Then we, she and I, would get dressed to go out, dolled up like molls, or as close as we could get, because this was the late 90’s and Swing was a Thing.  While our colleagues wore black pants and stacked heeled boots, or jeans and Timberlands, we wore pencil skirts and twin sets and open toed thick-heeled pumps. It was ten degrees outside. In our fake fur coats, we held each other so as not to fall on the ice. Our lips were brownish red, or reddish brown, and we were insouciant, sweet martini shaped drinks (but not actual martinis) in hand, served to us for free by our friends who were also bartenders. Oddly, we also often wore bell bottoms, the bigger the better.

 A “French” Martini

 2 parts lemon flavored vodka

1 part Chambord

 Shake over ice, and serve in a chilled martini glass, with a cherry or an orange twist. Grimace at the sweetness. Grimace more at the headache you have from drinking ten of these.

 One of the things to come out of this “Swing” craze in Madison, were a spate of martini lounges and bars, at the pinnacle of which was an upscale steak house that I want to say was called… the Thunder Room? The Tornado Room?! Is that possible? Or likely? The web will tell me!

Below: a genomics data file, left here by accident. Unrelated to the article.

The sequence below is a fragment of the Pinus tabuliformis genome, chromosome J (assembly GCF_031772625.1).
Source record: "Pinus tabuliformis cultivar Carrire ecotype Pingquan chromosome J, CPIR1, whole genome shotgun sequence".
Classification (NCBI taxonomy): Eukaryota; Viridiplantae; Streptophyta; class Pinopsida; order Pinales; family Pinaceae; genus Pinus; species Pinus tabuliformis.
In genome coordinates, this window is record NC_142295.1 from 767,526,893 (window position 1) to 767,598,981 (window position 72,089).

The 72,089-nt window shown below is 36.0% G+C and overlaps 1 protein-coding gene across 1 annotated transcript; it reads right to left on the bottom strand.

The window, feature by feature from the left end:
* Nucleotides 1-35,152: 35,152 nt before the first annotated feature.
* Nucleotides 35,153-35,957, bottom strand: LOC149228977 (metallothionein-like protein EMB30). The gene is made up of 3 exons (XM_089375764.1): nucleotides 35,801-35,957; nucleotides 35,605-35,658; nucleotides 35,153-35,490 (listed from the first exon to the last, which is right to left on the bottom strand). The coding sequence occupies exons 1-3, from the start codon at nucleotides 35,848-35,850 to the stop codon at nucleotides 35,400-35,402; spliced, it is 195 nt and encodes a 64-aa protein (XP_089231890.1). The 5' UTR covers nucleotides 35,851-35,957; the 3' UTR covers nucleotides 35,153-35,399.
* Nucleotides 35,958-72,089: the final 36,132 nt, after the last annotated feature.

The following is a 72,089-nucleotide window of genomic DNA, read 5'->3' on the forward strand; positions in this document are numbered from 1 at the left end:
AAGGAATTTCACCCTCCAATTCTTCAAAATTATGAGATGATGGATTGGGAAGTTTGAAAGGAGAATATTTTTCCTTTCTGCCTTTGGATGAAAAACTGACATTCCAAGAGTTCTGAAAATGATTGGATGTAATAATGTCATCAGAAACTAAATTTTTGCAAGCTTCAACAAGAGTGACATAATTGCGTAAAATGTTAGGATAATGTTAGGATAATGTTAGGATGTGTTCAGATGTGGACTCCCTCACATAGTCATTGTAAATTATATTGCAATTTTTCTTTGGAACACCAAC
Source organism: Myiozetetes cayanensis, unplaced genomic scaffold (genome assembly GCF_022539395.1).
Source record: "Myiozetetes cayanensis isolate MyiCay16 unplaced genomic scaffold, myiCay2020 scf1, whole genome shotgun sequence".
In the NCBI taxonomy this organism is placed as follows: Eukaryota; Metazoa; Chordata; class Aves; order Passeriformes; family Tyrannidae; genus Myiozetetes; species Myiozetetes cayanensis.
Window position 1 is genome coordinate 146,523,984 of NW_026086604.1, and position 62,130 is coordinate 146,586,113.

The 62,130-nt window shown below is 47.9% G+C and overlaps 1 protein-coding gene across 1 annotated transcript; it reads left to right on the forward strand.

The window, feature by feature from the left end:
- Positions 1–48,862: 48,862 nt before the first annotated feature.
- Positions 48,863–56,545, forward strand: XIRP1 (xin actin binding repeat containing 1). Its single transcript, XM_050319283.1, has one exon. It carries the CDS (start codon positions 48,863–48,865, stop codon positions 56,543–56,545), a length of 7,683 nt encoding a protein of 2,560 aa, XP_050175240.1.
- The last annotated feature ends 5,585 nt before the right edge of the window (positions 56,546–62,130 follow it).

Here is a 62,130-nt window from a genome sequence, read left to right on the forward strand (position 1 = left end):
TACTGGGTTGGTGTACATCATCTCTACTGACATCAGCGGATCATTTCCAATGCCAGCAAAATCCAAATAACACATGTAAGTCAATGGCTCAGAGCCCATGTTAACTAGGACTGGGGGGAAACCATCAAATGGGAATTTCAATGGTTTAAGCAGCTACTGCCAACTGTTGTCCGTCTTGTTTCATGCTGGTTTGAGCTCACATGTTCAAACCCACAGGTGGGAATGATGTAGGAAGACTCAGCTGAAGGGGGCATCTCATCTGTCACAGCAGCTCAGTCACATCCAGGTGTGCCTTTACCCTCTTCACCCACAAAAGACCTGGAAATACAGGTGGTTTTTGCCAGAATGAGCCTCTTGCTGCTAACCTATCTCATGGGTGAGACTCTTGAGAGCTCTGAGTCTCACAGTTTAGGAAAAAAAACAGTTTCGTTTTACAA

And there it is… The Tornado Room. And that is where that pleasant spring evening I was summoned to meet the parents. The other girl was away on her semester abroad, and in the mean time he had decided I was entertaining enough to kill the days and the nights with, and was less reluctant to acknowledge my presence in public, and sometimes he was even affectionate.

 That evening I was exceedingly hung over. And also terribly nervous, which in turn exacerbated the hang over. And who knows when or what I had last eaten. And here I was, confronted with two healthy Midwestern parents, pink cheeked and smiling at me, eager to learn who I was, what I was studying. Time to turn on the charm.  

 I arrived alone to find them there, waiting. Because, of course, the boy and I, for some reason, were “fighting.” And possibly showing up at a location together was too much of a commitment for either of us.

 I can’t remember the terms of the “fight” or the reason we had engaged in it. I don’t even know if it could truly have been called a fight, or that it was just that I had been annoying to him or him to me in some way at some point in the previous 24 hours, and passive aggressively neither of us had been willing to cancel. It was a frustrating, non-communicative, rather dramatic sort of love. A hate-y sort of love, if you will.